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A master's or doctoral degree, and a license, are required for most psychologists. Education and training. A doctoral degree usually is required for independent practice as a psychologist. Psychologists with a Ph.D. or Doctor of Psychology (Psy.D.) qualify for a wide range of teaching, research, clinical, and counseling positions in universities, health care services, elementary and secondary schools, private industry, and government. Psychologists with a doctoral degree often work in clinical positions or in private practices, but they also sometimes teach, conduct research, or carry out administrative responsibilities. A doctoral degree generally requires 5 to 7 years of graduate study, culminating in a dissertation based on original research. Courses in quantitative research methods, which include the use of computer-based analysis, are an integral part of graduate study and are necessary to complete the dissertation. The Psy.D. degree may be based on practical work and examinations rather than a dissertation. In clinical, counseling, and school psychology, the requirements for the doctoral degree include at least a 1-year internship. A specialist degree or its equivalent is required in most States for an individual to work as a school psychologist, although a few States still credential school psychologists with master's degrees. A specialist (Ed.S.) degree in school psychology requires a minimum of 3 years of full-time graduate study (at least 60 graduate semester hours) and a 1-year full-time internship. Because their professional practice addresses educational and mental health components of students' development, school psychologists' training includes coursework in both education and psychology. People with a master's degree in psychology may work as industrial-organizational psychologists. They also may work as psychological assistants under the supervision of doctoral-level psychologists and may conduct research or psychological evaluations. A master's degree in psychology requires at least 2 years of full-time graduate study. Requirements usually include practical experience in an applied setting and a master's thesis based on an original research project. Competition for admission to graduate psychology programs is keen. Some universities require applicants to have an undergraduate major in psychology. Others prefer only coursework in basic psychology with additional courses in the biological, physical, and social sciences and in statistics and mathematics. A bachelor's degree in psychology qualifies a person to assist psychologists and other professionals in community mental health centers, vocational rehabilitation offices, and correctional programs. Bachelor's degree holders may also work as research or administrative assistants for psychologists. Some work as technicians in related fields, such as marketing research. Many find employment in other areas, such as sales, service, or business management. In the Federal Government, candidates having at least 24 semester hours in psychology and one course in statistics qualify for entry-level positions. However, competition for these jobs is keen because this is one of the few ways in which one can work as a psychologist without an advanced degree. The American Psychological Association (APA) presently accredits doctoral training programs in clinical, counseling, and school psychology, as well as institutions that provide internships for doctoral students in school, clinical, and counseling psychology. The National Association of School Psychologists, with the assistance of the National Council for Accreditation of Teacher Education, helps to approve advanced degree programs in school psychology. Licensure. Psychologists in independent practice or those who offer any type of patient care-including clinical, counseling, and school psychologists-must meet certification or licensing requirements in all States and the District of Columbia. Licensing laws vary by State and by type of position and require licensed or certified psychologists to limit their practice to areas in which they have developed professional competence through training and experience. Clinical and counseling psychologists usually need a doctorate in psychology, an approved internship, and 1 to 2 years of professional experience. In addition, all States require that applicants pass an examination. Most State licensing boards administer a standardized test, and many supplement that with additional oral or essay questions. Some States require continuing education for renewal of the license. The National Association of School Psychologists (NASP) awards the Nationally Certified School Psychologist (NCSP) designation, which recognizes professional competency in school psychology at a national, rather than State, level. Currently, 29 States recognize the NCSP and allow those with the certification to transfer credentials from one State to another without taking a new certification exam. In States that recognize the NCSP, the requirements for certification or licensure and those for the NCSP often are the same or similar. Requirements for the NCSP include the completion of 60 graduate semester hours in school psychology; a 1,200-hour internship, 600 hours of which must be completed in a school setting; and a passing score on the National School Psychology Examination. Other qualifications. Aspiring psychologists who are interested in direct patient care must be emotionally stable, mature, and able to deal effectively with people. Sensitivity, compassion, good communication skills, and the ability to lead and inspire others are particularly important qualities for people wishing to do clinical work and counseling. Research psychologists should be able to do detailed work both independently and as part of a team. Patience and perseverance are vital qualities, because achieving results in the psychological treatment of patients or in research may take a long time. Certification and advancement.The American Board of Professional Psychology (ABPP) recognizes professional achievement by awarding specialty certification in 13 different areas. Candidates for ABPP certification need a doctorate in psychology, postdoctoral training in their specialty, several years of experience, professional endorsements, and are required to pass the specialty board examination. Psychologists can improve their advancement opportunities by earning an advanced degree and by participation in continuing education. Many psychologists opt to start their own practice after gaining experience working in the field. For the source and more detailed information concerning your request, click on the related links section (U.S. Department of Labor) indicated below this answer box.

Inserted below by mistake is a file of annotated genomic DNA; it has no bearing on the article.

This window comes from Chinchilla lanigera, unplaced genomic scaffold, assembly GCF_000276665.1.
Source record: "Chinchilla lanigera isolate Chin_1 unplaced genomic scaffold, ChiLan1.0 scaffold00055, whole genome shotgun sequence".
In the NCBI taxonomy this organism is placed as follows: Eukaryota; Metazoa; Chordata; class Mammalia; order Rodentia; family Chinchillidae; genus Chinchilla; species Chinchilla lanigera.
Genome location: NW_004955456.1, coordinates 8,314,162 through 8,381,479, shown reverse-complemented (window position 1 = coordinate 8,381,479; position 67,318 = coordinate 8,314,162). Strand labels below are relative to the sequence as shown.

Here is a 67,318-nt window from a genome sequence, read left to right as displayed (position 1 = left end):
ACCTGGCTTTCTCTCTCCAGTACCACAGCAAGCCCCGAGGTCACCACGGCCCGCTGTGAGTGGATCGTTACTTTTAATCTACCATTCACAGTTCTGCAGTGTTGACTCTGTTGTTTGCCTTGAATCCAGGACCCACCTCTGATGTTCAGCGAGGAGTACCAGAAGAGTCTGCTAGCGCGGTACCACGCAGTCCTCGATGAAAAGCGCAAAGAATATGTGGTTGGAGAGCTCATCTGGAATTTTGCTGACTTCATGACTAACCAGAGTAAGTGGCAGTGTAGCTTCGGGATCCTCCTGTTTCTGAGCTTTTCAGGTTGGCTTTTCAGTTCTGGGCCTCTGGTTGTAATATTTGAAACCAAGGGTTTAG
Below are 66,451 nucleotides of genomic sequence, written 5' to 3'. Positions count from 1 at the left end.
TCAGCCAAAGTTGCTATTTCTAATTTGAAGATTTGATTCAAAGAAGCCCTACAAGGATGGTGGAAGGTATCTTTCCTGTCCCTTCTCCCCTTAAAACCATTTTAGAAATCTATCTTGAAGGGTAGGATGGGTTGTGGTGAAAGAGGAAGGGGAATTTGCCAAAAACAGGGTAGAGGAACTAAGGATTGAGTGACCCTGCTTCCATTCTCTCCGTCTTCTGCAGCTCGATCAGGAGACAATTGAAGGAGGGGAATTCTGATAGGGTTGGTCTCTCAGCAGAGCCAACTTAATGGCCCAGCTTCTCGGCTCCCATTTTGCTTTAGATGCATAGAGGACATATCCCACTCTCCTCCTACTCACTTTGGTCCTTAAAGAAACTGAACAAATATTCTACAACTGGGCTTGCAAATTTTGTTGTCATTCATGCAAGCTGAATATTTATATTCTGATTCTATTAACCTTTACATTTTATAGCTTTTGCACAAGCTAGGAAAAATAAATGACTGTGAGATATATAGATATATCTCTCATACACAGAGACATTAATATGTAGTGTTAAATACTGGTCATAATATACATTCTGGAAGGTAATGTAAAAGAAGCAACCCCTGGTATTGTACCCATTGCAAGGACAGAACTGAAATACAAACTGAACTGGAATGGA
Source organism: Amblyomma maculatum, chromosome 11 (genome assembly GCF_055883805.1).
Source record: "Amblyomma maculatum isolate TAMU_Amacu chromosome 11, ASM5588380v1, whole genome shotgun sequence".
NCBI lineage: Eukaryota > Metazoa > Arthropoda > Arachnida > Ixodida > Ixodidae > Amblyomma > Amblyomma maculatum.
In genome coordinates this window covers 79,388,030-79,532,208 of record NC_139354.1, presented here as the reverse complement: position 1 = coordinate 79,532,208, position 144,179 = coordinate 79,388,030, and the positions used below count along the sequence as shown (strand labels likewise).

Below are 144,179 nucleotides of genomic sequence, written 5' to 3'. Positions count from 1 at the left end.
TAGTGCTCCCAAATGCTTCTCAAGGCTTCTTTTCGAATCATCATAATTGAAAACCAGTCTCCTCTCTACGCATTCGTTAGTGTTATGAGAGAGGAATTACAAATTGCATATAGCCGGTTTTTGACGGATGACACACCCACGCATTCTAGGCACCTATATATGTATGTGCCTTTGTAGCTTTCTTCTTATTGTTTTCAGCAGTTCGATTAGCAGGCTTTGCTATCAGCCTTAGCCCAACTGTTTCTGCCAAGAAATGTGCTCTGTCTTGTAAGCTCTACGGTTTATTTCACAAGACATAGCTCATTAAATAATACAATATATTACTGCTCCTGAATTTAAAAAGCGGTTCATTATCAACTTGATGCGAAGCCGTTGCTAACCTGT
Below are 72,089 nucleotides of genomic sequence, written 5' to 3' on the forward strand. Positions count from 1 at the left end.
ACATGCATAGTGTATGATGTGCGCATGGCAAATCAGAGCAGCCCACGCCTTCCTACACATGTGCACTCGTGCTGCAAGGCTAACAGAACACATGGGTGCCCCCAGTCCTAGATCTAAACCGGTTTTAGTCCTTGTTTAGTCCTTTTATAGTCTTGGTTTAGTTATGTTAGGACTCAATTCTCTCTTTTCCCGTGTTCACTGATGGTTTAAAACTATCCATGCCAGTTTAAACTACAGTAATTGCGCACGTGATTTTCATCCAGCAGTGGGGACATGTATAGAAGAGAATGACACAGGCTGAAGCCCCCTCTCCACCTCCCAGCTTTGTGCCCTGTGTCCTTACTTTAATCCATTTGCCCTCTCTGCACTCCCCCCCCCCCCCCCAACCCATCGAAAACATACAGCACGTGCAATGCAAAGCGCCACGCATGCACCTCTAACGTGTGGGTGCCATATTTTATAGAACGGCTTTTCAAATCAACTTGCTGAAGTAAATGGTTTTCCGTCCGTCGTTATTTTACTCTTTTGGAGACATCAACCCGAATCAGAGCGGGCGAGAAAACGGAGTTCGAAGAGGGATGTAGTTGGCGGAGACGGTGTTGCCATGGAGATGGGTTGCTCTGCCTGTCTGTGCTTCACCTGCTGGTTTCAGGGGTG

The traditional route to becoming a public school teacher involves completing a bachelor's degree from a teacher education program and then obtaining a license. However, most States now offer alternative routes to licensure for those who have a college degree in other fields. Private school teachers do not have to be licensed but still need a bachelor's degree. A bachelor's degree may not be needed by preschool teachers and vocational education teachers, who need experience in their field rather than a specific degree. Education and training. Traditional education programs for kindergarten and elementary school teachers include courses designed specifically for those preparing to teach. These courses include mathematics, physical science, social science, music, art, and literature, as well as prescribed professional education courses, such as philosophy of education, psychology of learning, and teaching methods. Aspiring secondary school teachers most often major in the subject they plan to teach while also taking a program of study in teacher preparation. Many 4-year colleges require students to wait until their sophomore year before applying for admission to teacher education programs. To maintain their accreditation, teacher education programs are now required to include classes in the use of computers and other technologies. Most programs require students to perform a student-teaching internship. Teacher education programs are accredited by the National Council for Accreditation of Teacher Education and the Teacher Education Accreditation Council. Graduation from an accredited program is not necessary to become a teacher, but it may make fulfilling licensure requirements easier. Many States now offer professional development schools, which are partnerships between universities and elementary or secondary schools. Professional development schools merge theory with practice and allow the student to experience a year of teaching firsthand, under professional guidance. Students enter these 1-year programs after completion of their bachelor's degree. Licensure and certification. All 50 States and the District of Columbia require public school teachers to be licensed. Licensure is not required for teachers in most private schools. Usually licensure is granted by the State Board of Education or a licensure advisory committee. Teachers may be licensed to teach the early childhood grades (usually preschool through grade 3); the elementary grades (grades 1 through 6 or 8); the middle grades (grades 5 through 8); a secondary-education subject area (usually grades 7 through 12); or a special subject, such as reading or music (usually grades kindergarten through 12). Requirements for regular licenses to teach kindergarten through grade 12 vary by State. However, all States require general education teachers to have a bachelor's degree and to have completed an approved teacher training program with a prescribed number of subject and education credits, as well as supervised practice teaching. Some States also require technology training and the attainment of a minimum grade point average. A number of States require that teachers obtain a master's degree in education within a specified period after they begin teaching. Almost all States require applicants for a teacher's license to be tested for competency in basic skills, such as reading and writing, and in teaching. Almost all also require teachers to exhibit proficiency in their subject. Many school systems are presently moving toward implementing performance-based systems for licensure, which usually require teachers to demonstrate satisfactory teaching performance over an extended period in order to obtain a provisional license, in addition to passing an examination in their subject. Most States require teachers to complete a minimum number of hours of continuing education to renew their license. Many States have reciprocity agreements that make it easier for teachers licensed in one State to become licensed in another. Licensing requirements for preschool teachers also vary by State. Requirements for public preschool teachers are generally more stringent than those for private preschool teachers. Some States require a bachelor's degree in early childhood education, while others require an associate's degree, and still others require certification by a nationally recognized authority. The Child Development Associate (CDA) credential, the most common type of certification, requires a mix of classroom training and experience working with children, along with an independent assessment of the teacher's competence. Nearly all States now also offer alternative licensure programs for teachers who have a bachelor's degree in the subject they will teach, but who lack the necessary education courses required for a regular license. Many of these alternative licensure programs are designed to ease shortages of teachers of certain subjects, such as mathematics and science. Other programs provide teachers for urban and rural schools that have difficulty filling positions with teachers from traditional licensure programs. Alternative licensure programs are intended to attract people into teaching who do not fulfill traditional licensing standards, including recent college graduates who did not complete education programs and those changing from another career to teaching. In some programs, individuals begin teaching quickly under provisional licensure under the close supervision of experienced educators while taking education courses outside school hours. If they progress satisfactorily, they receive regular licensure after working for 1 or 2 years. In other programs, college graduates who do not meet licensure requirements take only those courses that they lack and then become licensed. This approach may take 1 or 2 semesters of full-time study. The coursework for alternative certification programs often leads to a master's degree. In extreme circumstances, when schools cannot attract enough qualified teachers to fill positions, States may issue emergency licenses to individuals who do not meet the requirements for a regular license that let them begin teaching immediately. In many States, vocational teachers have many of the same licensure requirements as other teachers. However, knowledge and experience in a particular field are important, so some States will license vocational education teachers without a bachelor's degree, provided they can demonstrate expertise in their field. A minimum number of hours in education courses may also be required. Private schools are generally exempt from meeting State licensing standards. For secondary school teacher jobs, they prefer candidates who have a bachelor's degree in the subject they intend to teach, or in childhood education for elementary school teachers. They seek candidates among recent college graduates as well as from those who have established careers in other fields. Other qualifications. In addition to being knowledgeable about the subjects they teach, teachers must have the ability to communicate, inspire trust and confidence, and motivate students, as well as understand the students' educational and emotional needs. Teachers must be able to recognize and respond to individual and cultural differences in students and employ different teaching methods that will result in higher student achievement. They should be organized, dependable, patient, and creative. Teachers also must be able to work cooperatively and communicate effectively with other teachers, support staff, parents, and members of the community. Private schools associated with religious institutions also desire candidates who share the values that are important to the institution. Additional certifications and advancement. In some cases, teachers of kindergarten through high school may attain professional certification in order to demonstrate competency beyond that required for a license. The National Board for Professional Teaching Standards offers a voluntary national certification. To become nationally certified, experienced teachers must prove their aptitude by compiling a portfolio showing their work in the classroom and by passing a written assessment and evaluation of their teaching knowledge. Currently, teachers may become certified in a variety of areas, on the basis of the age of the students and, in some cases, the subject taught. For example, teachers may obtain a certificate for teaching English language arts to early adolescents (aged 11 to 15), or they may become certified as early childhood generalists. All States recognize national certification, and many States and school districts provide special benefits to teachers who earn certification. Benefits typically include higher salaries and reimbursement for continuing education and certification fees. In addition, many States allow nationally certified teachers to carry a license from one State to another. With additional preparation, teachers may move into such positions as school librarians, reading specialists, instructional coordinators, or guidance counselors. Teachers may become administrators or supervisors, although the number of these positions is limited and competition for them can be intense. In some systems, highly qualified, experienced teachers can become senior or mentor teachers, with higher pay and additional responsibilities. They guide and assist less experienced teachers while keeping most of their own teaching responsibilities. Preschool teachers usually work their way up from assistant teacher, to teacher, to lead teacher-who may be responsible for the instruction of several classes-and, finally, to director of the center. Preschool teachers with a bachelor's degree frequently are qualified to teach kindergarten through grade 3 as well. Teaching at these higher grades often results in higher pay. For the source and more detailed information concerning this request, click on the related links section (U.S. Department of Labor) indicated below this answer box.